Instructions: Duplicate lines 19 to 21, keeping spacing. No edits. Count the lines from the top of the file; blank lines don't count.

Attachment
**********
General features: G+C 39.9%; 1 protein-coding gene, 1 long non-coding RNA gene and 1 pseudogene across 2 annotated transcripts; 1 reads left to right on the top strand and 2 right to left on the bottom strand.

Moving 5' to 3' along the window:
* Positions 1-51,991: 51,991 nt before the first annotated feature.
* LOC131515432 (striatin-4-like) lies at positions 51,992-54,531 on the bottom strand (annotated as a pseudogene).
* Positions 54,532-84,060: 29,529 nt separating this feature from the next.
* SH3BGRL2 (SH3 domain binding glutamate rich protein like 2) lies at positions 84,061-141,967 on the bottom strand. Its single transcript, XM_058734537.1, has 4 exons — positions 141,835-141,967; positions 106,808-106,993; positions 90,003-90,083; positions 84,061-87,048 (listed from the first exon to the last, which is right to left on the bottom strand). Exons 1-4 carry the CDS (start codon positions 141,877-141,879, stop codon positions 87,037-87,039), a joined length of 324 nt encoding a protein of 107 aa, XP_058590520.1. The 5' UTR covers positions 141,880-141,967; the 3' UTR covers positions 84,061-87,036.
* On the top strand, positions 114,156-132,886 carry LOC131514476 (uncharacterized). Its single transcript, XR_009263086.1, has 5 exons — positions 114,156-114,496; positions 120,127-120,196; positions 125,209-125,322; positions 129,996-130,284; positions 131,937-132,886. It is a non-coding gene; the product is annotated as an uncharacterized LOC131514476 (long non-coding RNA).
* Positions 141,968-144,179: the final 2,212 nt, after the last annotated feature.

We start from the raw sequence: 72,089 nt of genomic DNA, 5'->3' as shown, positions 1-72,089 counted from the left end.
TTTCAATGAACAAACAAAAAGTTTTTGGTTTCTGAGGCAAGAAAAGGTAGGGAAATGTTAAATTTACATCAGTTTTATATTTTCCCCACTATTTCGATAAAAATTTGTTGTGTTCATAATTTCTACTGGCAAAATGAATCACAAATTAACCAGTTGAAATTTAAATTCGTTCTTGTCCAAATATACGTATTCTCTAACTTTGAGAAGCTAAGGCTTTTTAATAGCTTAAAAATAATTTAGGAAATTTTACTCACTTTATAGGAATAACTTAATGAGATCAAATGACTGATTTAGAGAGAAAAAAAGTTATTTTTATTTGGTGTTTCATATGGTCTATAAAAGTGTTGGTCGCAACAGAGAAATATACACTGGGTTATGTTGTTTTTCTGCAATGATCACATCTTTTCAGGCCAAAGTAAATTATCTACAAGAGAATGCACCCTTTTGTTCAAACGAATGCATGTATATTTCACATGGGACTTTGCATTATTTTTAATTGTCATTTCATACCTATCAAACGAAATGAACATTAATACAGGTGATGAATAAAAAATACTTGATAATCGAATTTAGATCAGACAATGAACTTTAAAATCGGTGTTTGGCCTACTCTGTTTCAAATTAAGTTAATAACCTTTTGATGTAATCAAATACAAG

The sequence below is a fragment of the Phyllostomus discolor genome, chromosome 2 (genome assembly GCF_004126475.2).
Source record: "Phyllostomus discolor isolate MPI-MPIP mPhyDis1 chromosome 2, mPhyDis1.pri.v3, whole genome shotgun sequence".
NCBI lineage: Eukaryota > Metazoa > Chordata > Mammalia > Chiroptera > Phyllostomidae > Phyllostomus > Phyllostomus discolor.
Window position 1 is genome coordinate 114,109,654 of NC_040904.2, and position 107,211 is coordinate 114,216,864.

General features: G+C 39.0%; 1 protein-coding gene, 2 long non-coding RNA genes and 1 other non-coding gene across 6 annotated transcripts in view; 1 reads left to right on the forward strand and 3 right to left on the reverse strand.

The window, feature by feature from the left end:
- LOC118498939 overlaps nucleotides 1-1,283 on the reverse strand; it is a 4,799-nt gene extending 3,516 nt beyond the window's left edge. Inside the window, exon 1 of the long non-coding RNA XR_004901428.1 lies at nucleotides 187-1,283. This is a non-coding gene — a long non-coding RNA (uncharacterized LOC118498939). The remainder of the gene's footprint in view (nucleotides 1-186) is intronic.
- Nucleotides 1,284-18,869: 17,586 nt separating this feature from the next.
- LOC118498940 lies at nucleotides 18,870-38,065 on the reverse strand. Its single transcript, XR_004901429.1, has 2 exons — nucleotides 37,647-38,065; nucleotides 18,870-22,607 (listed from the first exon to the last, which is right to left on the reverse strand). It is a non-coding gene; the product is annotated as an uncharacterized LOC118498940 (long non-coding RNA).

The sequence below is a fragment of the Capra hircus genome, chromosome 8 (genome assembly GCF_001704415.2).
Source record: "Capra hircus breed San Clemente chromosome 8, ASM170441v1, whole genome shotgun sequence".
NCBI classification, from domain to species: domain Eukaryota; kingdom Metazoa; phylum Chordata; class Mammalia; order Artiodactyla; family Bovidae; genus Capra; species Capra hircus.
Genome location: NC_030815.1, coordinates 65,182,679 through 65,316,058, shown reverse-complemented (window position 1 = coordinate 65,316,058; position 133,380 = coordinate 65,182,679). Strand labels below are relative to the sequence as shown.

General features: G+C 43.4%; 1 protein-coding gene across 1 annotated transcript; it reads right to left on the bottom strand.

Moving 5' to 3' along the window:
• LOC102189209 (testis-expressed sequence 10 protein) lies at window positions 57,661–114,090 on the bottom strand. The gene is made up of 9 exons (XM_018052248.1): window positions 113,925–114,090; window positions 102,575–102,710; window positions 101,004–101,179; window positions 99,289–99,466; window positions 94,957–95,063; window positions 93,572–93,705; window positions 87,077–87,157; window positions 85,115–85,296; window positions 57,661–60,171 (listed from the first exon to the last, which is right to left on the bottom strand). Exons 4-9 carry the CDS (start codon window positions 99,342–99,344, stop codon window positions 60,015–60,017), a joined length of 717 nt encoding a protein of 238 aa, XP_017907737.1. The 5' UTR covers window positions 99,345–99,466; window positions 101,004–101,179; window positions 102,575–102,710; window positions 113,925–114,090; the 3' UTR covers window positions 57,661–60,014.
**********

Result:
- LOC118498940 lies at nucleotides 18,870-38,065 on the reverse strand. Its single transcript, XR_004901429.1, has 2 exons — nucleotides 37,647-38,065; nucleotides 18,870-22,607 (listed from the first exon to the last, which is right to left on the reverse strand). It is a non-coding gene; the product is annotated as an uncharacterized LOC118498940 (long non-coding RNA).

The sequence below is a fragment of the Capra hircus genome, chromosome 8 (genome assembly GCF_001704415.2).
Source record: "Capra hircus breed San Clemente chromosome 8, ASM170441v1, whole genome shotgun sequence".